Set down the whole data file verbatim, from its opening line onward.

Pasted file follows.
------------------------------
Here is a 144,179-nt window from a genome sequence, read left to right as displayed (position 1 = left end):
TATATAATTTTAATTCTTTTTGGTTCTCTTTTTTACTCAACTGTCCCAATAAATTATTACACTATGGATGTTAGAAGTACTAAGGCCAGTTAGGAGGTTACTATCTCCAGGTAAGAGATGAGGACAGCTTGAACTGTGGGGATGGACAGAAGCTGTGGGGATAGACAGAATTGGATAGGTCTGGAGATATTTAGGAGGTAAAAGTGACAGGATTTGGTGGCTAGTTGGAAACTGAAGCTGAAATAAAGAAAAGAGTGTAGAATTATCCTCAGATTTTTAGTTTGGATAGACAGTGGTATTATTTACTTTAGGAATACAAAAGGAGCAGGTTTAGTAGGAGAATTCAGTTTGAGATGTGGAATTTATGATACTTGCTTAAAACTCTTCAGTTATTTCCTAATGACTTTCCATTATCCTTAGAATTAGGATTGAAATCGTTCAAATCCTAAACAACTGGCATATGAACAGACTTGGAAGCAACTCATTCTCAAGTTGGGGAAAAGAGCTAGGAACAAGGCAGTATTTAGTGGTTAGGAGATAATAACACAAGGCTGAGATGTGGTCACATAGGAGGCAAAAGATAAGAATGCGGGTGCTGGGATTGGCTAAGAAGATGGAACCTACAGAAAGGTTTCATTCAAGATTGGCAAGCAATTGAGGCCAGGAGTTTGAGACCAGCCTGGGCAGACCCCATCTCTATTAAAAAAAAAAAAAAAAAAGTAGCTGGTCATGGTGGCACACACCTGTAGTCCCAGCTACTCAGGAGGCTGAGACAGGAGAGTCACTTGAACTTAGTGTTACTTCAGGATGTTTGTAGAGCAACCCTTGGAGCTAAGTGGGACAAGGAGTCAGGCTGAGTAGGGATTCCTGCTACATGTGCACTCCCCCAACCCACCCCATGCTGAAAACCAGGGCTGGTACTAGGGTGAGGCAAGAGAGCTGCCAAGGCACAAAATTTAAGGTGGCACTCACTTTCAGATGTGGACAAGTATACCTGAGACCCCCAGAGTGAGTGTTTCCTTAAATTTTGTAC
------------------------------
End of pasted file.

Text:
Here is a 144,179-nt window from a genome sequence, read left to right as displayed (position 1 = left end):
TATATAATTTTAATTCTTTTTGGTTCTCTTTTTTACTCAACTGTCCCAATAAATTATTACACTATGGATGTTAGAAGTACTAAGGCCAGTTAGGAGGTTACTATCTCCAGGTAAGAGATGAGGACAGCTTGAACTGTGGGGATGGACAGAAGCTGTGGGGATAGACAGAATTGGATAGGTCTGGAGATATTTAGGAGGTAAAAGTGACAGGATTTGGTGGCTAGTTGGAAACTGAAGCTGAAATAAAGAAAAGAGTGTAGAATTATCCTCAGATTTTTAGTTTGGATAGACAGTGGTATTATTTACTTTAGGAATACAAAAGGAGCAGGTTTAGTAGGAGAATTCAGTTTGAGATGTGGAATTTATGATACTTGCTTAAAACTCTTCAGTTATTTCCTAATGACTTTCCATTATCCTTAGAATTAGGATTGAAATCGTTCAAATCCTAAACAACTGGCATATGAACAGACTTGGAAGCAACTCATTCTCAAGTTGGGGAAAAGAGCTAGGAACAAGGCAGTATTTAGTGGTTAGGAGATAATAACACAAGGCTGAGATGTGGTCACATAGGAGGCAAAAGATAAGAATGCGGGTGCTGGGATTGGCTAAGAAGATGGAACCTACAGAAAGGTTTCATTCAAGATTGGCAAGCAATTGAGGCCAGGAGTTTGAGACCAGCCTGGGCAGACCCCATCTCTATTAAAAAAAAAAAAAAAAAAGTAGCTGGTCATGGTGGCACACACCTGTAGTCCCAGCTACTCAGGAGGCTGAGACAGGAGAGTCACTTGAACTTAGTGTTACTTCAGGATGTTTGTAGAGCAACCCTTGGAGCTAAGTGGGACAAGGAGTCAGGCTGAGTAGGGATTCCTGCTACATGTGCACTCCCCCAACCCACCCCATGCTGAAAACCAGGGCTGGTACTAGGGTGAGGCAAGAGAGCTGCCAAGGCACAAAATTTAAGGTGGCACTCACTTTCAGATGTGGACAAGTATACCTGAGACCCCCAGAGTGAGTGTTTCCTTAAATTTTGTAC